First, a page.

“I do see what I am doing, darling. I promise,” she ironed out the white linen tablecloth with her soft hands.
The woman and the man were at the good restaurant on top of the hill. The building was a restored farmhouse. There was a pile of cold, pregnant pumpkins outside and electric candles in the windows and very heavy white dinner plates. She was a doctor and he owned a business but they were still both young.
“It’s not as though I am having an affair,” she said.
But it was, actually, exactly like that, he thought—tipped the vodka soaked ice from the bottom of the square heavy glass towards his mouth, crunched the ice and thought. When the bottle of wine came she still had her vodka.
“You’re stuck in this spot. You just need to shake out of it.” The woman opened her mouth slightly, released a puff of air and then drew her lips back. She touched her lips with a finger and then rested her chin on the back of her hand. She looked out the window—it was frosted and the thick pains were the color of cream.
“I’ve been everywhere,” she said. “I remember,” she went on, “the first time I felt indifferent. I was sitting on a pile of ruins in Scotland with fine company. And nothing, nothing. It should have been everything. “Thing is, I don’t want to leave my job. I don’t want to leave you. I don’t want to go off somewhere. But just the same—just the exact same— I don’t want to stay at my job. I don’t want to stay with you. I don’t want to stay here.”
He took a sip of wine. “What a great, big privilege to feel this way!” She laughed. The waiter put down the oysters. The man took one and looked at it first. She leaned in. Her breasts were pushed up against the table. Her eyes were wide.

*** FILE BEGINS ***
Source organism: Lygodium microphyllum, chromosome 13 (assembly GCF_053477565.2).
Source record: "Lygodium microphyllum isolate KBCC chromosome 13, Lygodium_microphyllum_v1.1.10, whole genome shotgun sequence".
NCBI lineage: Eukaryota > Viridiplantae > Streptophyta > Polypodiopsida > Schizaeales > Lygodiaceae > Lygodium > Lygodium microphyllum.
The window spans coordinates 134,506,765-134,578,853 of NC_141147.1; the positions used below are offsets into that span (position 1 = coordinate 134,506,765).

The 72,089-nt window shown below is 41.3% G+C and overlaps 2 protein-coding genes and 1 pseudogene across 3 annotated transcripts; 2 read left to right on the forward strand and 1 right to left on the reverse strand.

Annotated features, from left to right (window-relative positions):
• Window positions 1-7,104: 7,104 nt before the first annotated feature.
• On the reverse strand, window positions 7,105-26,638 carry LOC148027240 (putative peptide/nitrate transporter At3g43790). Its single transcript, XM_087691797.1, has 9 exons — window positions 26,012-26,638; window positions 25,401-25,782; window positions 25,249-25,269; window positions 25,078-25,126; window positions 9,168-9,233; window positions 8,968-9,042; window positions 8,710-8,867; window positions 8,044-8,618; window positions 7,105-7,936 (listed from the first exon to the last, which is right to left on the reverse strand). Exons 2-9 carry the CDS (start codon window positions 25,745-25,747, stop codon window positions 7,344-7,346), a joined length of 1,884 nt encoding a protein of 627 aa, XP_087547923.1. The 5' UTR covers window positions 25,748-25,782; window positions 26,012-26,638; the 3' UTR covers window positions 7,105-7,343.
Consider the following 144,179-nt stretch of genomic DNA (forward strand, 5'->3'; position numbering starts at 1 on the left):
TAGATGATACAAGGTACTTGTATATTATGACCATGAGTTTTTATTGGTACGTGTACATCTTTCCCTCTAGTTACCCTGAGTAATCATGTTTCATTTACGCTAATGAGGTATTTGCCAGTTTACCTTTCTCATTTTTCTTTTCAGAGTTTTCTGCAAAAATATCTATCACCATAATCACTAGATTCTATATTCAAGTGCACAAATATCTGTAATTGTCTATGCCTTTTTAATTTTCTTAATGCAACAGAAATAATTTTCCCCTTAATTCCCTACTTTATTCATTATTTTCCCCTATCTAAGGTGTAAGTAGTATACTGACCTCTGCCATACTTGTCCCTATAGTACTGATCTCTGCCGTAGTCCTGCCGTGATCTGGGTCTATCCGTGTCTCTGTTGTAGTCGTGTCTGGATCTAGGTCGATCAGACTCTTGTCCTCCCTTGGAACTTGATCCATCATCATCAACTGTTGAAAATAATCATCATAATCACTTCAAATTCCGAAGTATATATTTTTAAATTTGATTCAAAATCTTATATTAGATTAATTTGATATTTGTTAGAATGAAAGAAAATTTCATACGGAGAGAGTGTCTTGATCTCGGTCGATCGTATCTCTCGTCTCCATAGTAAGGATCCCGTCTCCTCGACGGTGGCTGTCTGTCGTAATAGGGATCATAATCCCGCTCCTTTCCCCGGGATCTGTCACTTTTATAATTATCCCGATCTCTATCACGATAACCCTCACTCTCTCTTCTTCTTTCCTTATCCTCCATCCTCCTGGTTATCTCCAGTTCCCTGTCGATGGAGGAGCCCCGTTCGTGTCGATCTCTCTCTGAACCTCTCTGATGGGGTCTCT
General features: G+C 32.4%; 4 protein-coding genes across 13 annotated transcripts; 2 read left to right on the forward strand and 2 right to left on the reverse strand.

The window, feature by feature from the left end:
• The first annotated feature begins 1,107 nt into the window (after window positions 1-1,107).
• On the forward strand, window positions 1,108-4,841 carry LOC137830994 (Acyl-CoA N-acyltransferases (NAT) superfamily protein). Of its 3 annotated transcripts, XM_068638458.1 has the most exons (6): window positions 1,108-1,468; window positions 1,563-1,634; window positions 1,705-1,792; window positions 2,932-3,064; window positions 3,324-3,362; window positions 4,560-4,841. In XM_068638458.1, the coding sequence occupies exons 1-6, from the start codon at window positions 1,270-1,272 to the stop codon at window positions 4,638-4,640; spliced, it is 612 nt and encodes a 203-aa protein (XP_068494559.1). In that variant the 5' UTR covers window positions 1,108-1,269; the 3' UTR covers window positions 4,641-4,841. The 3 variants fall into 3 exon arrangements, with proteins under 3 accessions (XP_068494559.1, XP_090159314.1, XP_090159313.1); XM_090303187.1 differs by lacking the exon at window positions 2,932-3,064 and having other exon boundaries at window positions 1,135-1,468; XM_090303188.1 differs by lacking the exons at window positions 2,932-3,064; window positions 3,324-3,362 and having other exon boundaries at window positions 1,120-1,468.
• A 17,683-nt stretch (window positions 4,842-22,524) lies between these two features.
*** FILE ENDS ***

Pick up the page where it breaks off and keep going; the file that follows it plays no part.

“It’s like this great, big impolite secret that life is boring.”
He swallowed the oyster.
“Do you think of my feelings? When you talk like this. Do you ever think of how this makes me feel?” He took another sip of wine. Faced the window quickly then turned back to her. “You are saying awful things,” he said. “I think you are saying some very awful things.” He was wiping his hands with the cloth napkin.
“It’s all nothing,” she said and waved a hand in the air as if she were fanning out cigarette smoke. “It’s all a great, big nothing. “Maybe this happens to everyone. Maybe it’s just another big secret. It happens to everyone and that’s why everyone lets themselves die.”
“I don’t know what you need. Maybe you ought to go somewhere for a while. Or to your parents house.”
“If I couldn’t see what I was doing here, darling, I’d be frightened. If I didn’t understand. But my love, my love you have to begin to understand me—there is nothing and I don’t care.
“I don’t care, I don’t care, I don’t care—I promise. So it’s all right. Can’t you see that?
“Don’t, don’t do that, please—”
The man had covered his face with his cracked, bouldery hands. She watched his shoulders tumble forward like a wave breaking. When his chest reached the table he pulled himself back up—like a wave going back, she reaffirmed.
She thought, fine, tonight she’d just cheat it and drink until she was happy again.